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For classification problems, we may use cross entropy as our loss function, while for regression problems, we may choose mean square error.

However, here I'd like to find a proper loss function for my regression problem with many outliers. Since these outerliers may greatly affect mean square error, MSE is not proper for this problem.

I did some search and found the huber loss, but it seems outerliers still affect the final loss, though alleviated.

I'd like to find some loss function, with give target $\hat{y}$, and estimated $y$, the loss may be calculated like the follows

$$ Loss(y, \hat y) = \begin{cases} \frac{1}{\theta}|y-\hat y| & (|y-\hat y| \le \theta )\\ 1& (|y-\hat y| > \theta) \end{cases} $$

Here $\theta$ is a known parameter. For example we may plot the loss as follows (with $\theta = 0.6$).

expected loss function

And do the optimization like

$$ \min \sum_{i=1}^N Loss(f(x_i), \hat y_i) $$

Here $f$ may be some certain model, for example linear model or some more complex nonlinear models (like the nn etc)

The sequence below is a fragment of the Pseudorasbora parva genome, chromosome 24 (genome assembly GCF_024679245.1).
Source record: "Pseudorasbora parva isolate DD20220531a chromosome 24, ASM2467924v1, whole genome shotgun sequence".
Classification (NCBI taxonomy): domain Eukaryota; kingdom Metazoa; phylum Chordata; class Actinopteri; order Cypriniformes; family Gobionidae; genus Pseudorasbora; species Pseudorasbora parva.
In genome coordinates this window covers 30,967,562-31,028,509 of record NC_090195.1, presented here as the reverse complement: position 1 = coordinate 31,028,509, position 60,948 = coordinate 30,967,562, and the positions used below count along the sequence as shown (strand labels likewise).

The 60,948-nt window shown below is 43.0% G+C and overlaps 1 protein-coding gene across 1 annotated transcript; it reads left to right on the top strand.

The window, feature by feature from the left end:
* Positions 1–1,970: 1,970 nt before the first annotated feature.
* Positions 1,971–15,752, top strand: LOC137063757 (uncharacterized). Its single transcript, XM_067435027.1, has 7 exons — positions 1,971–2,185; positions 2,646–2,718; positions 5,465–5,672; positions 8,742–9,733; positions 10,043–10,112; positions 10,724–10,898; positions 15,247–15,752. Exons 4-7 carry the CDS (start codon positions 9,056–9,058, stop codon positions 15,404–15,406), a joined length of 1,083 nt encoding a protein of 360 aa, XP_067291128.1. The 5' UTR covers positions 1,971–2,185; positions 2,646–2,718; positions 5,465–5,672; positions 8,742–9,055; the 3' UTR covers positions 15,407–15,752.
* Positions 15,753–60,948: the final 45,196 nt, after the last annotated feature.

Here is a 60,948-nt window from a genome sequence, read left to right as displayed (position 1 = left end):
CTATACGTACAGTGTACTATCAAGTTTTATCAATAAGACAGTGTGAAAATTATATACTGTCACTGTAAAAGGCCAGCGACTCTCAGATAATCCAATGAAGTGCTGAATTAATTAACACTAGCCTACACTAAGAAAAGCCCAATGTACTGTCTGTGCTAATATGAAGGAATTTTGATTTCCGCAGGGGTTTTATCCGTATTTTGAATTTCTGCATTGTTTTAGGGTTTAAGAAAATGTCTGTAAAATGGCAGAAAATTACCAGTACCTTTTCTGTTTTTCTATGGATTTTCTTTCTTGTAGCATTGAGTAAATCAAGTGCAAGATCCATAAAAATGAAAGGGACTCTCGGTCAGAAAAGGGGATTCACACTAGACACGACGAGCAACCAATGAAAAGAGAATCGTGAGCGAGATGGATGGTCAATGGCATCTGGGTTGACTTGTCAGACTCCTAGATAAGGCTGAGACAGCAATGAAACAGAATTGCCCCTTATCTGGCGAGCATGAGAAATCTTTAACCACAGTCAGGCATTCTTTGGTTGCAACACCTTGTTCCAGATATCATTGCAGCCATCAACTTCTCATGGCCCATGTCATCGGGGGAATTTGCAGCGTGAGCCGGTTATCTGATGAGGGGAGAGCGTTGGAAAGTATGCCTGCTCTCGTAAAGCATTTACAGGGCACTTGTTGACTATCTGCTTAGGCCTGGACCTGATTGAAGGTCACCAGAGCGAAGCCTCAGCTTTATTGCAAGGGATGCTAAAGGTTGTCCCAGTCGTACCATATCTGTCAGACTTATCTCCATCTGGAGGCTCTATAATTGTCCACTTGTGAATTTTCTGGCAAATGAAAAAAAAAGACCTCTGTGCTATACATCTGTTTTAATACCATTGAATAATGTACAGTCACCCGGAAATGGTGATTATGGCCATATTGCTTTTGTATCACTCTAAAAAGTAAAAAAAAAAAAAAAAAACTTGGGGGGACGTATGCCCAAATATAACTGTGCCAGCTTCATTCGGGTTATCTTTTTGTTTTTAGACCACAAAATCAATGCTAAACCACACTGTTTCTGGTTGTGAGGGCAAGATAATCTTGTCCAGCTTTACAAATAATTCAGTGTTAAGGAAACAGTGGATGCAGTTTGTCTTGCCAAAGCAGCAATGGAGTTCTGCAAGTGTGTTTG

However, when directly using this loss, there are several problems

  1. First, it'not convex, but this may not be a big problem, since some local optimum (if is's close to the global optimum if possible) may still be ok.
  2. Second, a large area of its gradient is zero, which means, it's easily to "get stuck", and cannot optimize any more.

So I'm looking for some approximate loss, which looks like the expected one I posted, but can be optimized easier.

Thank you for any suggestions.

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While this is not officially an answer, I would like to point out that robust estimation in polynomial time is in general a very difficult problem. Indeed, even for the simplest task of estimating a Normal mean, its robust version requires very complicated techniques. See, for example, https://arxiv.org/pdf/1702.07709.pdf and there references therein.

I would also like to comment that if you want an absolutely outlier insensitive loss (e.g., $L(\theta,\hat\theta)\equiv C$ for all $\theta,\hat\theta$ that are far away), then such loss functions are destined to be highly non-convex. The high-level story is that you can't hope to achieve robust recovery by such simple methods of alternating loss functions: there's no free lunch here. You must delve into the particular structure of your question and derive alternative frameworks.

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